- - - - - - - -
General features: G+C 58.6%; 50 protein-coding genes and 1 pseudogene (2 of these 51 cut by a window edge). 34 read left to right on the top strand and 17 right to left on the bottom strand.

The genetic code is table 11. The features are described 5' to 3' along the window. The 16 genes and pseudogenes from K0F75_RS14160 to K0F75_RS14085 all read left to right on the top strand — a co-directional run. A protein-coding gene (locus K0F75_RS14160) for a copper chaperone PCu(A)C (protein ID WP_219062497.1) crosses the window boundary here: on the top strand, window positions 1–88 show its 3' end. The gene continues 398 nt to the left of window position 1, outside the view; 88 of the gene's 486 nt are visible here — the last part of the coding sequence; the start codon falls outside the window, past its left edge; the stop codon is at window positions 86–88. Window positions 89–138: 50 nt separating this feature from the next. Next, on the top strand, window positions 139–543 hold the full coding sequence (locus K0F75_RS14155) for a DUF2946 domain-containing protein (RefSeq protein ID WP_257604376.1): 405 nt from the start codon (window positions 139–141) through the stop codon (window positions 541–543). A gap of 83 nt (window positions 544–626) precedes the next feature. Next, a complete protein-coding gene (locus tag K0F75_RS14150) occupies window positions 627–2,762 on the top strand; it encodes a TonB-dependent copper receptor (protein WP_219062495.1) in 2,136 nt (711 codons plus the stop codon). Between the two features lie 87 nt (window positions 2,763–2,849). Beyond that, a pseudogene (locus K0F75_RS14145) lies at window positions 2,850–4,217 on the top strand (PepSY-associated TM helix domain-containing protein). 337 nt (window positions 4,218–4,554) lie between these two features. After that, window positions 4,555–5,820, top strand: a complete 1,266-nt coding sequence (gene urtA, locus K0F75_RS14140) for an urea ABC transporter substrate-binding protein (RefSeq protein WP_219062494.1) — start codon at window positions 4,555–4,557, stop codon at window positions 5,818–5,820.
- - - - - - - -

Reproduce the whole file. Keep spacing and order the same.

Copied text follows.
General features: G+C 58.6%; 50 protein-coding genes and 1 pseudogene (2 of these 51 cut by a window edge). 34 read left to right on the top strand and 17 right to left on the bottom strand.

The genetic code is table 11. The features are described 5' to 3' along the window. The 16 genes and pseudogenes from K0F75_RS14160 to K0F75_RS14085 all read left to right on the top strand — a co-directional run. A protein-coding gene (locus K0F75_RS14160) for a copper chaperone PCu(A)C (protein ID WP_219062497.1) crosses the window boundary here: on the top strand, window positions 1–88 show its 3' end. The gene continues 398 nt to the left of window position 1, outside the view; 88 of the gene's 486 nt are visible here — the last part of the coding sequence; the start codon falls outside the window, past its left edge; the stop codon is at window positions 86–88. Window positions 89–138: 50 nt separating this feature from the next. Next, on the top strand, window positions 139–543 hold the full coding sequence (locus K0F75_RS14155) for a DUF2946 domain-containing protein (RefSeq protein ID WP_257604376.1): 405 nt from the start codon (window positions 139–141) through the stop codon (window positions 541–543). A gap of 83 nt (window positions 544–626) precedes the next feature. Next, a complete protein-coding gene (locus tag K0F75_RS14150) occupies window positions 627–2,762 on the top strand; it encodes a TonB-dependent copper receptor (protein WP_219062495.1) in 2,136 nt (711 codons plus the stop codon). Between the two features lie 87 nt (window positions 2,763–2,849). Beyond that, a pseudogene (locus K0F75_RS14145) lies at window positions 2,850–4,217 on the top strand (PepSY-associated TM helix domain-containing protein). 337 nt (window positions 4,218–4,554) lie between these two features. After that, window positions 4,555–5,820, top strand: a complete 1,266-nt coding sequence (gene urtA, locus K0F75_RS14140) for an urea ABC transporter substrate-binding protein (RefSeq protein WP_219062494.1) — start codon at window positions 4,555–4,557, stop codon at window positions 5,818–5,820.